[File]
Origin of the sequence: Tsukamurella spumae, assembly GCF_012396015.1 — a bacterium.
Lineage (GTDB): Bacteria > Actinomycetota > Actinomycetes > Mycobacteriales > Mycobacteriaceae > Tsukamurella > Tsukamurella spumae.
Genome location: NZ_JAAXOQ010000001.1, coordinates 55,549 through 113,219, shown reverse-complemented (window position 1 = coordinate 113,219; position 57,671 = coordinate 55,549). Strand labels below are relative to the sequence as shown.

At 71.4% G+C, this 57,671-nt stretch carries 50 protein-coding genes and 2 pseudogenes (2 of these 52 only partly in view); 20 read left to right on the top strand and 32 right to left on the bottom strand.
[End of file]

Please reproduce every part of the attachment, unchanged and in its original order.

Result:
Origin of the sequence: Tsukamurella spumae, assembly GCF_012396015.1 — a bacterium.
Lineage (GTDB): Bacteria > Actinomycetota > Actinomycetes > Mycobacteriales > Mycobacteriaceae > Tsukamurella > Tsukamurella spumae.
Genome location: NZ_JAAXOQ010000001.1, coordinates 55,549 through 113,219, shown reverse-complemented (window position 1 = coordinate 113,219; position 57,671 = coordinate 55,549). Strand labels below are relative to the sequence as shown.

At 71.4% G+C, this 57,671-nt stretch carries 50 protein-coding genes and 2 pseudogenes (2 of these 52 only partly in view); 20 read left to right on the top strand and 32 right to left on the bottom strand.